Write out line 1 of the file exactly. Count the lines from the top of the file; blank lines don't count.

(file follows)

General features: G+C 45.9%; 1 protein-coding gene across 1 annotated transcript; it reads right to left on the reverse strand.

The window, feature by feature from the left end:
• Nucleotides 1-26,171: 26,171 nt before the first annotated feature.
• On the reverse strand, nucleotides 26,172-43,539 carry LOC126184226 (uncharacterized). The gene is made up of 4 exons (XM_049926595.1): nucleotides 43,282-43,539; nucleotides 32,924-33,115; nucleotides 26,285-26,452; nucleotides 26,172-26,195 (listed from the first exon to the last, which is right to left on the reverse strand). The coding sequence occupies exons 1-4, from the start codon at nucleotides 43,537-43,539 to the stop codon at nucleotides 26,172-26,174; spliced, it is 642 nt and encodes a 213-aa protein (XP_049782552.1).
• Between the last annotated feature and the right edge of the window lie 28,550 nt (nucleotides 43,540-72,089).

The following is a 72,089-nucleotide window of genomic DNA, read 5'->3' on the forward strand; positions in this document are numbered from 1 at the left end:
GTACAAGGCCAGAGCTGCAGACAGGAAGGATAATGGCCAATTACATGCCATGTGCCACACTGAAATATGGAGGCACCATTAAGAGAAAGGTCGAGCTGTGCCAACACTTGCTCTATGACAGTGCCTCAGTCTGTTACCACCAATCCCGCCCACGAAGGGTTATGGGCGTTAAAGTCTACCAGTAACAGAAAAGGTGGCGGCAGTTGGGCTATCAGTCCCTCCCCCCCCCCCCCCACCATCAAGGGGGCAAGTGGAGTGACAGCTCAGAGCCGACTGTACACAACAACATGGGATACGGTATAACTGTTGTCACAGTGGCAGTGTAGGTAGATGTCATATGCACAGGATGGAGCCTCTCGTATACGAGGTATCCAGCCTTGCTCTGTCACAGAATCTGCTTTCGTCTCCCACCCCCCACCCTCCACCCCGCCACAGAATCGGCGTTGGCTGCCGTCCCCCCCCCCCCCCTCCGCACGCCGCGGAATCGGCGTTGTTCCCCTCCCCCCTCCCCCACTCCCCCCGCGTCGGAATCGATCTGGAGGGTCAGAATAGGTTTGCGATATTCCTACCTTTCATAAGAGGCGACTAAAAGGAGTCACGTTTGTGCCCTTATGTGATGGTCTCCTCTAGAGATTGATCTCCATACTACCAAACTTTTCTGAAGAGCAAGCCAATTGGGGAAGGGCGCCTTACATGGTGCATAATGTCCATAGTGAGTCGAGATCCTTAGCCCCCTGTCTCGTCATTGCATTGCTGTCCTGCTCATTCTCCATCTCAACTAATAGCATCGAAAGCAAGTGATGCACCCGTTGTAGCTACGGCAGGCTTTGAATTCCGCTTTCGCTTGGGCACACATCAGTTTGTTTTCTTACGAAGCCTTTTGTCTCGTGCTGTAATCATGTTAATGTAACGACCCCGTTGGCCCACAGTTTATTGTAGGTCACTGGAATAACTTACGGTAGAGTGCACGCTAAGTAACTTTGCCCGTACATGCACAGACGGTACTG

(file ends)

General features: G+C 45.9%; 1 protein-coding gene across 1 annotated transcript; it reads right to left on the reverse strand.